MS NAUERT: Look, this is something – I don’t have access to that kind of information. This is a – much broader than just the State Department. This is something that’s being dealt with at the very highest levels of the United States Government.

Hey. How are you?

QUESTION: Heather, on Syria?

MS NAUERT: Good to see you.

QUESTION: Hi. Good to see you too. News reports suggest that Russia and Turkey reached a deal that would allow Turkish troops and its local allies to control the northern town of Tal Rifaat. In return, Turkey will hand over Jisr al-Shughur and Maarrat al-Nu’man in Idlib to Russia. Are you aware of this deal, and what do you think about it?

MS NAUERT: I am not. I’m sorry. This is the first I’m hearing of that report. I’ll have to look into it and see if I get you anything on that.

QUESTION: And how do you view the Russian role in exchanging territories in Syria with Turkey?

MS NAUERT: Well, we think that Syria certainly belongs to the Syrian people and shouldn’t belong to Russia, but we know that Vladimir Putin has designs on Syria. Whether it’s for military bases or whether it’s for a warm port naval base, they have a lot of interest in trying to gain and hold ground there, but we would like to see Syria go back to the control of the Syrian people.

QUESTION: Thank you.


QUESTION: Can we stay in Syria? Stay --

MS NAUERT: Go ahead. Yes.

QUESTION: Heather, just about the DPRK.


QUESTION: Is there any updates that you can provide us with the planned meeting between President Trump and Kim Jong-un? So is the State Department has already started directly contacting the DPRK’s government?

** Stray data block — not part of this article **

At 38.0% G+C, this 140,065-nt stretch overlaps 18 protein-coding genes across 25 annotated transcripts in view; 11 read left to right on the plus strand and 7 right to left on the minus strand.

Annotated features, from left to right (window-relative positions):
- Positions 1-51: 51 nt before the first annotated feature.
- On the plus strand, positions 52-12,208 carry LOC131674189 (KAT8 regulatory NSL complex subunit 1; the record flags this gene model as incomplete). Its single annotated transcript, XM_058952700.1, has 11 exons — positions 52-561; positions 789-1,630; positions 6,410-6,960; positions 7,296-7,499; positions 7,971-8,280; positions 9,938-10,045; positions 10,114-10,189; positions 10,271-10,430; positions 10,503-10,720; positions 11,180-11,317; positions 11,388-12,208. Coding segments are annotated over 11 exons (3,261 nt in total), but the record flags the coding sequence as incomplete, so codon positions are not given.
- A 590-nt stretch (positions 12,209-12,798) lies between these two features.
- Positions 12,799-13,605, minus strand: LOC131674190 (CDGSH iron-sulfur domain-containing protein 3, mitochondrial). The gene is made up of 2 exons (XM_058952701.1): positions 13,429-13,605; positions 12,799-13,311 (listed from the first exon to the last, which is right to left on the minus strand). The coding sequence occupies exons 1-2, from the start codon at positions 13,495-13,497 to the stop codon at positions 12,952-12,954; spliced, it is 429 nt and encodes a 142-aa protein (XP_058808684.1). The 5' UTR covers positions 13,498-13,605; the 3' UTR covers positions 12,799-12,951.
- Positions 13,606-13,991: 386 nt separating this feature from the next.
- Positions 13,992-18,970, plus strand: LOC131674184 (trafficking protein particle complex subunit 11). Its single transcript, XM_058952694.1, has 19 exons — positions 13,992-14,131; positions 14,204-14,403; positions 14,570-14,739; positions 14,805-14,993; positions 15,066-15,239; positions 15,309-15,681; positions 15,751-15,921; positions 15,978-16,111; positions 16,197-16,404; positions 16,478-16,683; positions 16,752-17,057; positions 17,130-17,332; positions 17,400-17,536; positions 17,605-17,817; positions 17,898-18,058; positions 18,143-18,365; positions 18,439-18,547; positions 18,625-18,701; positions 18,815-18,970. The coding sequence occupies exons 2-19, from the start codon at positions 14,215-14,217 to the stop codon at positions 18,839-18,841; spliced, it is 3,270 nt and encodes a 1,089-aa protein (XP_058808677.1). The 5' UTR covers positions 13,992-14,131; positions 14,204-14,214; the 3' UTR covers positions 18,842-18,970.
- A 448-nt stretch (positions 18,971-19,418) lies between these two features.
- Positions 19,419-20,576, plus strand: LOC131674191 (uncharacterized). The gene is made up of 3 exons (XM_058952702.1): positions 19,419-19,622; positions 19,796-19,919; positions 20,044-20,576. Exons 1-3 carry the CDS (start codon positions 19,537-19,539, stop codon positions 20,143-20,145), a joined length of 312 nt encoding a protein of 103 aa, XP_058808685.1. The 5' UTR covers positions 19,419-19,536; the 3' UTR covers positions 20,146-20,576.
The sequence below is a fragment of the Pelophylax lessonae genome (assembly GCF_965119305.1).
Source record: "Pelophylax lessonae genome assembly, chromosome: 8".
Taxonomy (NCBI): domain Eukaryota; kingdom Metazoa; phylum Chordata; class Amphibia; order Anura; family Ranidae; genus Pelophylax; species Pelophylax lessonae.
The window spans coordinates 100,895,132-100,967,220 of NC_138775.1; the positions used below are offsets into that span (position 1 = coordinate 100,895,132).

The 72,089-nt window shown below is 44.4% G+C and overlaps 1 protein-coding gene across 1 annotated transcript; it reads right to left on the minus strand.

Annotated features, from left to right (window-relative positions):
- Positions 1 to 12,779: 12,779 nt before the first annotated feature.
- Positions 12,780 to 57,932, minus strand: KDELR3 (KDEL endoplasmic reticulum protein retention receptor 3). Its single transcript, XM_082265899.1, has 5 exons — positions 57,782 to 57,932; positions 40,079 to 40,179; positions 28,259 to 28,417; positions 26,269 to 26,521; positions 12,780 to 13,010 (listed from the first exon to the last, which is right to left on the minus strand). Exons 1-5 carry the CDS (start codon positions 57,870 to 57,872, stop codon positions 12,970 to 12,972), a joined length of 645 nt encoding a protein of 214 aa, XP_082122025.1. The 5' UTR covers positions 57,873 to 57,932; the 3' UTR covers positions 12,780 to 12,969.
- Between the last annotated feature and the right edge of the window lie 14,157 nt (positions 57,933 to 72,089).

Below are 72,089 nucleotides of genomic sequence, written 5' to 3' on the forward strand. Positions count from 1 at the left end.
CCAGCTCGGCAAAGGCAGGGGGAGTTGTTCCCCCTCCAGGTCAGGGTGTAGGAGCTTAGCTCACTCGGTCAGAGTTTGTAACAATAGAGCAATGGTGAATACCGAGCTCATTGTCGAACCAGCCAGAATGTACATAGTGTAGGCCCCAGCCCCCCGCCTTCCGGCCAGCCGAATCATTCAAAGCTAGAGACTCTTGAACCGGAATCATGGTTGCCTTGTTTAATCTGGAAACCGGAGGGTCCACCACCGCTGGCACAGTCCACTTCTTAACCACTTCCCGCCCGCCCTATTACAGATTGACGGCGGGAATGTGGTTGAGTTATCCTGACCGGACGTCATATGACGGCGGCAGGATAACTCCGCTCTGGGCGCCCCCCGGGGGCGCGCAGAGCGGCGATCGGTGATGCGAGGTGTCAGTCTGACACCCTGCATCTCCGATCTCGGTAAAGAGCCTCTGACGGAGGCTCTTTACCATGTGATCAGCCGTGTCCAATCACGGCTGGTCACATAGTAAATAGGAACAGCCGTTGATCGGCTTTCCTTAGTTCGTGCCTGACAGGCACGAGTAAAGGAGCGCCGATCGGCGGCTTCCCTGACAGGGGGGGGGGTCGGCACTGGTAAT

MS NAUERT: So what I can tell you – we continue to proceed with our planning to go ahead for a summit between the United States and the DPRK. This is something that, of course, that President Trump and the Republic of Korea had talked about not too long ago. We are going ahead and we are planning that. We are planning that out of the State Department, but also in close coordination with the NSC – the National Security Council – and other U.S. Government agencies and departments as well. It’s a big task, certainly, pulling off any kind of summit like this. The NSC is the main coordinator of it, and the – and the State Department is providing any assistance that is needed.

QUESTION: Heather --

MS NAUERT: Okay, okay. Anything else on DPRK?

QUESTION: North Korea.


MS NAUERT: Yeah, go ahead.

QUESTION: Is the end of May still the deadline for the summit?

MS NAUERT: That’s the timeline that we’re looking at. Whether or not that stays the official timeline, I’m just not sure yet.

QUESTION: Heather, on – Heather?

MS NAUERT: Okay. Yeah, go ahead. Hi.